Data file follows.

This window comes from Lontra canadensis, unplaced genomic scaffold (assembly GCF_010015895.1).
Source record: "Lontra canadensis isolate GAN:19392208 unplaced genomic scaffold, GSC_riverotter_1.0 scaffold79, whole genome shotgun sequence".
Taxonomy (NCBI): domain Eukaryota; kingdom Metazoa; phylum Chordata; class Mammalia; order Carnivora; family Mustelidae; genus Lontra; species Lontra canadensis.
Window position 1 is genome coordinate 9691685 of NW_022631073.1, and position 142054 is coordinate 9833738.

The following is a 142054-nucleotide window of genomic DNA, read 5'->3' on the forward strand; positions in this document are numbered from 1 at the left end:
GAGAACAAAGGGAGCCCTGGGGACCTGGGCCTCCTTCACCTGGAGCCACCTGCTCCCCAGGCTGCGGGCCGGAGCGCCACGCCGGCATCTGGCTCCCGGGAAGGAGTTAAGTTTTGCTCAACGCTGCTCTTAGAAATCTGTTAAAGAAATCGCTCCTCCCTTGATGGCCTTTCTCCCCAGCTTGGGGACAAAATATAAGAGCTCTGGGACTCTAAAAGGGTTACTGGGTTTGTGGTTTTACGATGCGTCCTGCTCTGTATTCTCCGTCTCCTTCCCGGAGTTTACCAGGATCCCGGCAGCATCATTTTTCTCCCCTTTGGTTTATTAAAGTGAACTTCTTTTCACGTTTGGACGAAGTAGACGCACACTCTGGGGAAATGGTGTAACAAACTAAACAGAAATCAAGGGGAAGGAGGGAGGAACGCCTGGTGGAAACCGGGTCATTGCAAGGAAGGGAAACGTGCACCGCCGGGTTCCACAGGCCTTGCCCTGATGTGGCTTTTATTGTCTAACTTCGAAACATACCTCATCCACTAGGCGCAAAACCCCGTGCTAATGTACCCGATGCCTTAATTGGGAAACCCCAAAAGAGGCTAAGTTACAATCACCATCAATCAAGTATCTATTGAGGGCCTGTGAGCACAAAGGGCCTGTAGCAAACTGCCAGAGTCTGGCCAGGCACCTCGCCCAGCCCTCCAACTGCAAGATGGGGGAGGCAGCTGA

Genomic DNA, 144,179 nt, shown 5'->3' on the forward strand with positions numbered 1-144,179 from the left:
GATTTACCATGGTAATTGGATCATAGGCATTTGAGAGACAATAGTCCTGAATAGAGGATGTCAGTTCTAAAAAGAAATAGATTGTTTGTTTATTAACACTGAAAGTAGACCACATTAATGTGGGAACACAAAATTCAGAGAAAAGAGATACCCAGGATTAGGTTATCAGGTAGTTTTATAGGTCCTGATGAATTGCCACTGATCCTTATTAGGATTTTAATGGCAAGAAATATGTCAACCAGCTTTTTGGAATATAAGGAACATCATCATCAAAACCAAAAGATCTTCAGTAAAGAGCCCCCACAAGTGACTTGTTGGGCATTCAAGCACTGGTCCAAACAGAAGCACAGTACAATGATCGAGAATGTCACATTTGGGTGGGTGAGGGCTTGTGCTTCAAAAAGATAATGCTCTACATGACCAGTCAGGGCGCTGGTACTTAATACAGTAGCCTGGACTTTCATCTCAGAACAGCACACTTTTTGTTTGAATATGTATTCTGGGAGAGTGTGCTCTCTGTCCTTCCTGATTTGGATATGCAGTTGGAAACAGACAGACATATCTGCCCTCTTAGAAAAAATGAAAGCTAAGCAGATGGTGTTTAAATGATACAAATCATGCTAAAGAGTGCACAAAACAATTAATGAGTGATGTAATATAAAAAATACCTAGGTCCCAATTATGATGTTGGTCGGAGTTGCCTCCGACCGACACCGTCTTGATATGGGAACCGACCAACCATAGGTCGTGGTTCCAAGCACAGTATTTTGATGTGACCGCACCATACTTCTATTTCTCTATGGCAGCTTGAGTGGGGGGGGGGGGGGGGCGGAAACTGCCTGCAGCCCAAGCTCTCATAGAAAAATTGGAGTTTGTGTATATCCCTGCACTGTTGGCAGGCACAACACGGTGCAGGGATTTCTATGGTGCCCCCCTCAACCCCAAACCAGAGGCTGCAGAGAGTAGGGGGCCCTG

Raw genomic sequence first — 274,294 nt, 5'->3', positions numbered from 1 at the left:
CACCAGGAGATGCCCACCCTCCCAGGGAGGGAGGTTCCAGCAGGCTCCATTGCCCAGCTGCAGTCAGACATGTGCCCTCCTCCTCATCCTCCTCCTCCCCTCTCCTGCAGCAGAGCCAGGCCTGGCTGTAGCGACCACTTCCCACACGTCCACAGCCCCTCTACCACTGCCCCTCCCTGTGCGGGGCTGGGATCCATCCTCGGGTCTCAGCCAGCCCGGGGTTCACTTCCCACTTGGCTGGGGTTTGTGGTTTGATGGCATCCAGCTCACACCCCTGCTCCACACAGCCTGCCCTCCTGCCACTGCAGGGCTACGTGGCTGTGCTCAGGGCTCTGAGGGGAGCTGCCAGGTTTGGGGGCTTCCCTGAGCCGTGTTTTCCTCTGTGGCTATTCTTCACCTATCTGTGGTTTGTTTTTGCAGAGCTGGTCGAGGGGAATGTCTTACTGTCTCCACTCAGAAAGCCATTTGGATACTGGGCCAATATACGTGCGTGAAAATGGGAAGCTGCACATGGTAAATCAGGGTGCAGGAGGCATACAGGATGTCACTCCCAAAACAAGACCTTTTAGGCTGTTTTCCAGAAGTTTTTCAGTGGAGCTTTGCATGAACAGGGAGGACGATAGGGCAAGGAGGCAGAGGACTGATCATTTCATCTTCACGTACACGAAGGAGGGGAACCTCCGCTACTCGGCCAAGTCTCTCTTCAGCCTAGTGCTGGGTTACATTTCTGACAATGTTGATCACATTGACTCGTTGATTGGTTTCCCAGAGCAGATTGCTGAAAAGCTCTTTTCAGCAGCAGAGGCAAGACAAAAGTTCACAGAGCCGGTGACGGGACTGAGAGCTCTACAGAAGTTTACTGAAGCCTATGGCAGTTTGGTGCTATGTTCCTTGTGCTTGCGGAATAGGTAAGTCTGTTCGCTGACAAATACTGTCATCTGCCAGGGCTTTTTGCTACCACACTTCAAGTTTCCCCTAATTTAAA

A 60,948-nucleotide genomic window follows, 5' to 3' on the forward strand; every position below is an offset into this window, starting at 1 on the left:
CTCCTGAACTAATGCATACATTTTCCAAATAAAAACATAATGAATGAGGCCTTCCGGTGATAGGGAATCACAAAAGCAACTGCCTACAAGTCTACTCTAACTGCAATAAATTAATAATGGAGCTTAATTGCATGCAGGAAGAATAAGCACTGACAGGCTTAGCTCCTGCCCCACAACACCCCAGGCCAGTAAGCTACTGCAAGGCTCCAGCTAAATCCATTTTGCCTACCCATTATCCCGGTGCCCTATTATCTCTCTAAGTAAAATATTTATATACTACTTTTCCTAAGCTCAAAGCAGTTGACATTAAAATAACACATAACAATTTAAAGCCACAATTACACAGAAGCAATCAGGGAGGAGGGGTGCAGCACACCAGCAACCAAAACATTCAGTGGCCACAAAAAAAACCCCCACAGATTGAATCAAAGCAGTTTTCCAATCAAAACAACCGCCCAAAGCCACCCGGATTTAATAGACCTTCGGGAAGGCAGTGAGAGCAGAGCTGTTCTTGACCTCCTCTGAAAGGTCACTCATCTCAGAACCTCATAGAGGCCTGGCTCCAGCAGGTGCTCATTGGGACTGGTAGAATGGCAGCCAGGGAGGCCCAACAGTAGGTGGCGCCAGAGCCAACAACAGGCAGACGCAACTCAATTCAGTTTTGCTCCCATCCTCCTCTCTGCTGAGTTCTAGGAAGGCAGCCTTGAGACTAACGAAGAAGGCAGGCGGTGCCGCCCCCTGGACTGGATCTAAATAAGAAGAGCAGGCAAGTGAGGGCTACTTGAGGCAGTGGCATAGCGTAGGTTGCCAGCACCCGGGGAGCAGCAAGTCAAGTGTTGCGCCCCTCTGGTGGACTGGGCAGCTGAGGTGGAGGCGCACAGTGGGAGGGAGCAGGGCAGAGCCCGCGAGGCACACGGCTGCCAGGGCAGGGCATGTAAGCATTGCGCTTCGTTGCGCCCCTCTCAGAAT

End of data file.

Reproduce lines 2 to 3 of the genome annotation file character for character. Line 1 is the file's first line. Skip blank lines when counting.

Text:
Source record: "Lontra canadensis isolate GAN:19392208 unplaced genomic scaffold, GSC_riverotter_1.0 scaffold79, whole genome shotgun sequence".
Taxonomy (NCBI): domain Eukaryota; kingdom Metazoa; phylum Chordata; class Mammalia; order Carnivora; family Mustelidae; genus Lontra; species Lontra canadensis.